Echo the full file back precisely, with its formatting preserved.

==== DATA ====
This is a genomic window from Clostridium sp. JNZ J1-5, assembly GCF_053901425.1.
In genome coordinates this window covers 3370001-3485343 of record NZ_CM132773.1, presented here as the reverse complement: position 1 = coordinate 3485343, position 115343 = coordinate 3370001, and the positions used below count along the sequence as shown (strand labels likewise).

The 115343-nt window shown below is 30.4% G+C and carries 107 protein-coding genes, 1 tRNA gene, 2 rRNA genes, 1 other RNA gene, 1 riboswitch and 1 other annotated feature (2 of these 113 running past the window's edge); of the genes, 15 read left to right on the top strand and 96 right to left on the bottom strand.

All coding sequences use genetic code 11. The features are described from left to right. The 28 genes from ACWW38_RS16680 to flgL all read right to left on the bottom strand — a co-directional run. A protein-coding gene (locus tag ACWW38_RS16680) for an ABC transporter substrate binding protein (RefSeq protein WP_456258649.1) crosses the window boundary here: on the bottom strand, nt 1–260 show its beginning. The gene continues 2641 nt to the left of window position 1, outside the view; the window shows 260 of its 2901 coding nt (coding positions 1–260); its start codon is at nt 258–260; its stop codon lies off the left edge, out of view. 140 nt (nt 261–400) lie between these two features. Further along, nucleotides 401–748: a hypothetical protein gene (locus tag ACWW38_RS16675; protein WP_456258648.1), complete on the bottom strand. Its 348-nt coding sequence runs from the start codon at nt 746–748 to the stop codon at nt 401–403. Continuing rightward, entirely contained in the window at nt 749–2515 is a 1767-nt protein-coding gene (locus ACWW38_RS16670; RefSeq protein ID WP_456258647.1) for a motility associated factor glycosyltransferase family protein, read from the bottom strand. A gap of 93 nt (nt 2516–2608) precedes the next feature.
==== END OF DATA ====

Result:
This is a genomic window from Clostridium sp. JNZ J1-5, assembly GCF_053901425.1.
In genome coordinates this window covers 3370001-3485343 of record NZ_CM132773.1, presented here as the reverse complement: position 1 = coordinate 3485343, position 115343 = coordinate 3370001, and the positions used below count along the sequence as shown (strand labels likewise).

The 115343-nt window shown below is 30.4% G+C and carries 107 protein-coding genes, 1 tRNA gene, 2 rRNA genes, 1 other RNA gene, 1 riboswitch and 1 other annotated feature (2 of these 113 running past the window's edge); of the genes, 15 read left to right on the top strand and 96 right to left on the bottom strand.

All coding sequences use genetic code 11. The features are described from left to right. The 28 genes from ACWW38_RS16680 to flgL all read right to left on the bottom strand — a co-directional run. A protein-coding gene (locus tag ACWW38_RS16680) for an ABC transporter substrate binding protein (RefSeq protein WP_456258649.1) crosses the window boundary here: on the bottom strand, nt 1–260 show its beginning. The gene continues 2641 nt to the left of window position 1, outside the view; the window shows 260 of its 2901 coding nt (coding positions 1–260); its start codon is at nt 258–260; its stop codon lies off the left edge, out of view. 140 nt (nt 261–400) lie between these two features. Further along, nucleotides 401–748: a hypothetical protein gene (locus tag ACWW38_RS16675; protein WP_456258648.1), complete on the bottom strand. Its 348-nt coding sequence runs from the start codon at nt 746–748 to the stop codon at nt 401–403. Continuing rightward, entirely contained in the window at nt 749–2515 is a 1767-nt protein-coding gene (locus ACWW38_RS16670; RefSeq protein ID WP_456258647.1) for a motility associated factor glycosyltransferase family protein, read from the bottom strand. A gap of 93 nt (nt 2516–2608) precedes the next feature.